Building or Expanding Community Banks: A Facilities Planning Study Is Key

Article excerpt

As community banks continue their robust growth, one of the most important issues facing bank management is how to address facility needs. Despite the key role that facilities play in the delivery of customer service, there is often a gap in strategic planning regarding the decision to build, expand or relocate bank facilities.

A comprehensive Facilities Planning Study should be the first step in any building initiative involving main office or branch facilities. Information gained through the planning process will help bank management make the right decision about facility design, location and space requirements to best meet current and future customer needs.

Because no two banks are exactly alike, every planning study is different. But a sound strategic plan should include the following components:

Assessing growth opportunities

-- An evaluation of the local financial services marketplace as it relates to the products and services that will be necessary to serve both current and future customers.

-- A review of the bank's financial history, as well as any other significant trends that can be used as a basis for projecting future activity.

-- Development of a long-term strategy that prioritizes facility alternatives from a geographic, staffing, competitive and affordability standpoint.

The performance of the financial services market is generally tied very closely to the strength or weakness of the local economy. The demand for many financial products and services depends on income, changes in population, home construction and the local job market, among other factors. A facilities planning study, therefore, should begin with an examination of the local market economy.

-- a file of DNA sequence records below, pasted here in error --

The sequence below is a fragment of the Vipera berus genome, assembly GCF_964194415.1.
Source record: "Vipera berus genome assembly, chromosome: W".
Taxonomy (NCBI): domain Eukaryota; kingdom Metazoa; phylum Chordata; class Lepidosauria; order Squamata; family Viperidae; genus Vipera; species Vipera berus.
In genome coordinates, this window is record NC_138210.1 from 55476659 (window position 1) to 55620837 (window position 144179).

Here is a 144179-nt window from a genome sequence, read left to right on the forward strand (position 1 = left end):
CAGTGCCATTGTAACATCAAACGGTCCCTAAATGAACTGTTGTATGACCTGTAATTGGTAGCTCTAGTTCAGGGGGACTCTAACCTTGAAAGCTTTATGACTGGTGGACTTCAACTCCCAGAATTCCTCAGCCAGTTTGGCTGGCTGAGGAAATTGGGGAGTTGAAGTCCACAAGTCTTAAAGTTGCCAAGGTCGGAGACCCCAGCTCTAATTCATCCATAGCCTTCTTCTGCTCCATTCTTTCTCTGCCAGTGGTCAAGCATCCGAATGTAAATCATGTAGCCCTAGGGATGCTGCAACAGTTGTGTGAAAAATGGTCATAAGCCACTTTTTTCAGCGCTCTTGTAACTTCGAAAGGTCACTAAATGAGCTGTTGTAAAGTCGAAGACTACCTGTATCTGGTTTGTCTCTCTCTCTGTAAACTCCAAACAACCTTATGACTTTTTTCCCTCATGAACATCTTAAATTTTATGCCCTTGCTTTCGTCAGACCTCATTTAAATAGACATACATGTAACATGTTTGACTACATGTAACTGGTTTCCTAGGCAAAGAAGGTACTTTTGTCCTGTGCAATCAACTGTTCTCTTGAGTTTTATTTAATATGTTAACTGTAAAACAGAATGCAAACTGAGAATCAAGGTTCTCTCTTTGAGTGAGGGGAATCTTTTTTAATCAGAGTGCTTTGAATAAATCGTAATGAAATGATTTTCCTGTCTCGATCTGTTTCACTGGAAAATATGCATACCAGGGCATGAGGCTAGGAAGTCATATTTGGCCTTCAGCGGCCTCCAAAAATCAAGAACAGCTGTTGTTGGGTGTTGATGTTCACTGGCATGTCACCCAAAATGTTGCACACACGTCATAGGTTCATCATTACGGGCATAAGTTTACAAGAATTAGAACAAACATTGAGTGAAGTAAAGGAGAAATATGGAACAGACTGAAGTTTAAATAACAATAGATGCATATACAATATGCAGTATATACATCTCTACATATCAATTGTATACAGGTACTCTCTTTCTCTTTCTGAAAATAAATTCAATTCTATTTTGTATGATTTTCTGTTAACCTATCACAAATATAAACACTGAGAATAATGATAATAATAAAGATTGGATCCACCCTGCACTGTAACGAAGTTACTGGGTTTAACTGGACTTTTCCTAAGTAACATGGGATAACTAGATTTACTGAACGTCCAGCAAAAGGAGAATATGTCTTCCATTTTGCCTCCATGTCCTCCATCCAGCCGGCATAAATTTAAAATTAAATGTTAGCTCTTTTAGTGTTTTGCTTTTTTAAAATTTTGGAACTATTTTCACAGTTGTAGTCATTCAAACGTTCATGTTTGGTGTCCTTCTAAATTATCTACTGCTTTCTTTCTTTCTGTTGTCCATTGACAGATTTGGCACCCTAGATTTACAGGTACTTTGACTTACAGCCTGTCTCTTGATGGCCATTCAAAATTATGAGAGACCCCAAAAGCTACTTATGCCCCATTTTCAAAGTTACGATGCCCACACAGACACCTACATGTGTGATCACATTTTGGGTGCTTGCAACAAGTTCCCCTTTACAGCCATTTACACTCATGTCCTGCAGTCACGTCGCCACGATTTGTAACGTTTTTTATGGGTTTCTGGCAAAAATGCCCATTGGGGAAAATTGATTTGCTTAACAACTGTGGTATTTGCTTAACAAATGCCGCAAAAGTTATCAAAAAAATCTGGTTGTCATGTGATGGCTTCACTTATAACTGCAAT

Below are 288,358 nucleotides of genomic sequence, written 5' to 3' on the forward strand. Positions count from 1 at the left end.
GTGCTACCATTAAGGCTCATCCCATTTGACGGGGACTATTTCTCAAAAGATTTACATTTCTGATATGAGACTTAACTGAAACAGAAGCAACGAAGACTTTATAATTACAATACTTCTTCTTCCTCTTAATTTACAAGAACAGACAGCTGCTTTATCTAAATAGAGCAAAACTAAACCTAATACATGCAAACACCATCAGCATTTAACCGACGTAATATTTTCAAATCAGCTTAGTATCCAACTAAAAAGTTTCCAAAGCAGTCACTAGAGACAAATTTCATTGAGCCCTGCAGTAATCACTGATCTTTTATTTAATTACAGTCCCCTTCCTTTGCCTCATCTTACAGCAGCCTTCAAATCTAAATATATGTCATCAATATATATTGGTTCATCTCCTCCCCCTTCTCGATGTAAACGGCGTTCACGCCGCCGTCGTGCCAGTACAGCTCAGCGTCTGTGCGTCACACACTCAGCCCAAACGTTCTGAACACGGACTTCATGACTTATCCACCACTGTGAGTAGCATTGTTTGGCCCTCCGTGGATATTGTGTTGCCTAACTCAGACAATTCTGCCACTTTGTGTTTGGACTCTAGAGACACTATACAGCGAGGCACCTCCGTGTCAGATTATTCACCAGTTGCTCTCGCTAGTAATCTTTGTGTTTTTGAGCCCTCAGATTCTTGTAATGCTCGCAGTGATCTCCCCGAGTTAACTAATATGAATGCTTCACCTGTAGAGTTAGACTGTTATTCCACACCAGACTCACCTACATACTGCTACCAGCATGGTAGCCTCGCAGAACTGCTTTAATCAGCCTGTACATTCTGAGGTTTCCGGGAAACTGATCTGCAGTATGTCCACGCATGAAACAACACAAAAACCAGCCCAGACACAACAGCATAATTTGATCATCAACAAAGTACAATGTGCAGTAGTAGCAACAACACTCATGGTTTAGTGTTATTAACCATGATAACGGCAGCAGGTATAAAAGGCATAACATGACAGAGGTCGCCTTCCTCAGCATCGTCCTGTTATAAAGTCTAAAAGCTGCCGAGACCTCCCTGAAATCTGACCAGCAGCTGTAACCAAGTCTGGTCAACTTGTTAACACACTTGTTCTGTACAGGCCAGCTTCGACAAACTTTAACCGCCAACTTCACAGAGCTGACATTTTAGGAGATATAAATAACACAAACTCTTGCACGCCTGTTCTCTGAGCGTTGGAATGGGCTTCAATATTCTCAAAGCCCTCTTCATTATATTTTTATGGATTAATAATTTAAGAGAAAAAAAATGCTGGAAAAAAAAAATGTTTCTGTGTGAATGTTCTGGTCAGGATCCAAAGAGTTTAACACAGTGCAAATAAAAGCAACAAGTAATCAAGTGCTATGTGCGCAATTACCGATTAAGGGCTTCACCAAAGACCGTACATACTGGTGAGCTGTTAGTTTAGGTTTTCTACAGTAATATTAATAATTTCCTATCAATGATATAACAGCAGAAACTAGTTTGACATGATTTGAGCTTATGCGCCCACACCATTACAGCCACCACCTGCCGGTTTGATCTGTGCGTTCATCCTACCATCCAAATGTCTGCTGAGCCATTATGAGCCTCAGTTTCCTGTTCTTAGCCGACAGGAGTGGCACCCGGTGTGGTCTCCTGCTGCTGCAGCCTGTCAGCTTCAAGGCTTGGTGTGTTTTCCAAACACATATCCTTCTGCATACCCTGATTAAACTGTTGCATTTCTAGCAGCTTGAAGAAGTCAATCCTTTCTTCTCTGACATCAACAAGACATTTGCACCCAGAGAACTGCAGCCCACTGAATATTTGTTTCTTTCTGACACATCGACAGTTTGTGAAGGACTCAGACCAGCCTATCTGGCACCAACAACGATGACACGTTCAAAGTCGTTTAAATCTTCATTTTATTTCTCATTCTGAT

Local competitive activity is another important consideration in weighing the opportunity for future expansion. Faced with growing competition from other community and regional banks, credit unions and non-traditional financial service providers, facility design can be an important factor in helping a community bank establish a strong identity and differentiate itself in terms of service delivery and branding.

Future growth can also be projected based on a historical overview of bank operations. Customer growth, staffing trends and account activity, including activity by account type and account relationships per customer, are important criteria for assessing future needs. Part of the analysis should focus on internal operations, including how departments are organized, how customers are served and what supporting information systems are used.

Management growth strategies will also have a direct bearing on future facility requirements. A growth strategy based primarily on expanding to new markets and rapidly adding new customers will have different implications in terms of space and location requirements than one that seeks to primarily expand account relationships with existing customers.

HBE Financial Facilities recently conducted a facility planning study to support an aggressive branching strategy for First Security Bank in Batesville, Miss. The study focused on a six-county region of northeast Mississippi to help bank management identify profitable expansion opportunities.

The first challenge was to alleviate overcrowding and traffic congestion at First Security's main office location in Batesville. The main office underwent an expansion and remodeling program, and a new, 4,000 square-foot branch facility was built three miles to the east in an area of rapid commercial growth. Both facilities are located on a high traffic section of Highway 6, and the planning study showed that no single site could be configured well enough to effectively handle all the bank's customers.

Since then, First Security has opened a new 7,000 square-foot, full-service branch facility in nearby Olive Branch, Miss., a rapidly growing community south of Memphis, and another identical branch facility is now under construction in Hernando, Miss. …

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